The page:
Automatic registration between reference and on-board digital tomosynthesis images for positioning verification.

Published

Journal Article

The authors developed a hybrid multiresolution rigid-body registration technique to automatically register reference digital tomosynthesis (DTS) images with on-board DTS images to guide patient positioning in radiation therapy. This hybrid registration technique uses a faster but less accurate static method to achieve an initial registration, followed by a slower but more accurate adaptive method to fine tune the registration. A multiresolution scheme is employed in the registration to further improve the registration accuracy, robustness, and efficiency. Normalized mutual information is selected as the criterion for the similarity measure and the downhill simplex method is used as the search engine. This technique was tested using image data both from an anthropomorphic chest phantom and from eight head-and-neck cancer patients. The effects of the scan angle and the region-of-interest (ROI) size on the registration accuracy and robustness were investigated. The necessity of using the adaptive registration method in the hybrid technique was validated by comparing the results of the static method and the hybrid method. With a 44 degrees scan angle and a large ROI covering the entire DTS volume, the average of the registration capture ranges in single-axis simulations was between -31 and +34 deg for rotations and between -89 and +78 mm for translations in the phantom study, and between -38 and +38 deg for rotations and between -58 and +65 mm for translations in the patient study. Decreasing the DTS scan angle from 44 degrees to 22 degrees mainly degraded the registration accuracy and robustness for the out-of-plane rotations. Decreasing the ROI size from the entire DTS volume to the volume surrounding the spinal cord reduced the capture ranges to between -23 and +18 deg for rotations and between -33 and +43 mm for translations in the phantom study, and between -18 and +25 deg for rotations and between -35 and +39 mm for translations in the patient study. Results also showed that the hybrid registration technique had much larger capture ranges than the static method alone in registering the out-of-plane rotations.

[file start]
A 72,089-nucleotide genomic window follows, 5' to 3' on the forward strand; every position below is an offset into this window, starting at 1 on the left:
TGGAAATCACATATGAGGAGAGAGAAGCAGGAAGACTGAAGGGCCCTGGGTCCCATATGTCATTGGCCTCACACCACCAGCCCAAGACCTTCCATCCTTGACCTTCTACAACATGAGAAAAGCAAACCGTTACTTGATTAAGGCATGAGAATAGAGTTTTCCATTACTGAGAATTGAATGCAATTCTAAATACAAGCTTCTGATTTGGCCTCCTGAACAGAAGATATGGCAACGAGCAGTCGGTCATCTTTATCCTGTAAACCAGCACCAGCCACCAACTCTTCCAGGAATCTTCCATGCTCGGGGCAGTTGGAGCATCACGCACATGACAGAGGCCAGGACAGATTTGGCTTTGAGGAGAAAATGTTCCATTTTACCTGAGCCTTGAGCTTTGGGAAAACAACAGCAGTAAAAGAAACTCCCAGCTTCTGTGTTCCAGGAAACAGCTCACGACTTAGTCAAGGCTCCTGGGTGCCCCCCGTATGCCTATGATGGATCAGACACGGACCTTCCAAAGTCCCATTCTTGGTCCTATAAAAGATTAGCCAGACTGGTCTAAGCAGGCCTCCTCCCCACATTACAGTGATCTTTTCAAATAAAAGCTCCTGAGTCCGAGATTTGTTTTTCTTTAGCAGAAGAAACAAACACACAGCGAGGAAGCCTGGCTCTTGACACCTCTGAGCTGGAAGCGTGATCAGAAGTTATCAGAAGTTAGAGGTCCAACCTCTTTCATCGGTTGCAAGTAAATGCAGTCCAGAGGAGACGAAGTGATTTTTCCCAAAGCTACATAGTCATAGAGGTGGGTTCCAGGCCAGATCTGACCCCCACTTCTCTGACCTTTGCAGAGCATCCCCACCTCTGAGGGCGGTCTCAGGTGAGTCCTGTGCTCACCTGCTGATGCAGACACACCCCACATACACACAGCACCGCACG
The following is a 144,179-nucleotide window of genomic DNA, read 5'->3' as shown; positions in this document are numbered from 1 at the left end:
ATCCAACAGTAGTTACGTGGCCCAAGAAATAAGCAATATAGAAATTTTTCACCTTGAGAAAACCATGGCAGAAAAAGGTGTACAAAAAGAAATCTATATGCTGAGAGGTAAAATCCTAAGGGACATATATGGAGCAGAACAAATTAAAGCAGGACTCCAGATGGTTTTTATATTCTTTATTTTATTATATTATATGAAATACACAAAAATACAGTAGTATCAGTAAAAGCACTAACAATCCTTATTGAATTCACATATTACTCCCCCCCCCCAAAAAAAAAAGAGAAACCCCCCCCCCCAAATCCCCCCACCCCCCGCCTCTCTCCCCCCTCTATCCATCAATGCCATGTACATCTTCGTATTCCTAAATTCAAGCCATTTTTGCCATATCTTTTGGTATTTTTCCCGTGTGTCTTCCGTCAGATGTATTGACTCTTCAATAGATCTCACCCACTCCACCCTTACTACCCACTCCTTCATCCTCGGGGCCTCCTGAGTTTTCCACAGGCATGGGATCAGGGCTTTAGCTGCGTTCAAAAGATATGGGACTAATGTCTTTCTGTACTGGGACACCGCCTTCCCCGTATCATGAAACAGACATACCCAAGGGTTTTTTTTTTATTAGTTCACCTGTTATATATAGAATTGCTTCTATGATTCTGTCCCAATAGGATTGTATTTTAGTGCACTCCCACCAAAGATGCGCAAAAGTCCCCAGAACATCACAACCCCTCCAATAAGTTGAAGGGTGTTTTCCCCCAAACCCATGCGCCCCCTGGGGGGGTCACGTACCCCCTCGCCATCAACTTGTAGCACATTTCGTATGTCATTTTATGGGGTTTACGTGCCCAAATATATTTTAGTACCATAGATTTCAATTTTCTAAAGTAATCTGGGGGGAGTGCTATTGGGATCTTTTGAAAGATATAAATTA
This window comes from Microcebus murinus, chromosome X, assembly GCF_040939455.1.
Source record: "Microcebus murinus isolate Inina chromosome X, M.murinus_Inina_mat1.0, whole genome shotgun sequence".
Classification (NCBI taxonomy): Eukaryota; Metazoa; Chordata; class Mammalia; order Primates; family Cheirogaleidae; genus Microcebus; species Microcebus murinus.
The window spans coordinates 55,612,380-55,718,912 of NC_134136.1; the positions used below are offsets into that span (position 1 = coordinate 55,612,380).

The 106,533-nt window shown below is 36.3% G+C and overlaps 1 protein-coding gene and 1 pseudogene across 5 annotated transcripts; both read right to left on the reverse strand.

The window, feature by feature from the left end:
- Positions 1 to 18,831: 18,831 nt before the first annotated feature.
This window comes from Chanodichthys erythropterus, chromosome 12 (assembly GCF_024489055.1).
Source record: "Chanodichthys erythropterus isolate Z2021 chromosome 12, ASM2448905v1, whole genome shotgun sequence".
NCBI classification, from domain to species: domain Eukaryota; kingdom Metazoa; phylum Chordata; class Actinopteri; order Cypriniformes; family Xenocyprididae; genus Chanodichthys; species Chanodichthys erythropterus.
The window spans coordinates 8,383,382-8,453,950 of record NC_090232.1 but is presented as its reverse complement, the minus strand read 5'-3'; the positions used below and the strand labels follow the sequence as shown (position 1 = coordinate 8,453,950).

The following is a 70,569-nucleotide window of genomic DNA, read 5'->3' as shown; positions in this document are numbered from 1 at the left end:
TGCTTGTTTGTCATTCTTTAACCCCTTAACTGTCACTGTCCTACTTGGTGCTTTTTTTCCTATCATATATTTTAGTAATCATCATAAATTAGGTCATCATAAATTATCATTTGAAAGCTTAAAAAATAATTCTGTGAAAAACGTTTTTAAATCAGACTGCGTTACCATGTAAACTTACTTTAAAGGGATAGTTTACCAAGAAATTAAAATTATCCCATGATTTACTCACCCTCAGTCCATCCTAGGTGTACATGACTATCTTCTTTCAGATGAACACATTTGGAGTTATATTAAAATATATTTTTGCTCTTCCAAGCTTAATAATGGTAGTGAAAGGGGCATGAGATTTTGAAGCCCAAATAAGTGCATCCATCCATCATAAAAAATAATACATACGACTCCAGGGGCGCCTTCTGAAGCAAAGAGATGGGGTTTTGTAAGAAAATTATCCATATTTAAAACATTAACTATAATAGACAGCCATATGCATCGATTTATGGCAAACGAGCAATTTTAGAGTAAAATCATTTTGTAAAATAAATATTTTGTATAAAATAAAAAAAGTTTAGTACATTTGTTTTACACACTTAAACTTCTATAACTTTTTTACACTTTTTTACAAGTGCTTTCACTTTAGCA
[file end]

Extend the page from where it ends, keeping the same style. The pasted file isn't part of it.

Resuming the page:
Full Text

Duke Authors

Cited Authors

  • Ren, L; Godfrey, DJ; Yan, H; Wu, QJ; Yin, F-F

Published Date

  • February 2008

Published In

Volume / Issue

  • 35 / 2

Start / End Page

  • 664 - 672

PubMed ID

  • 18383688

Pubmed Central ID

  • 18383688

Electronic International Standard Serial Number (EISSN)

  • 2473-4209

International Standard Serial Number (ISSN)

  • 0094-2405

Digital Object Identifier (DOI)

  • 10.1118/1.2831903

Language

  • eng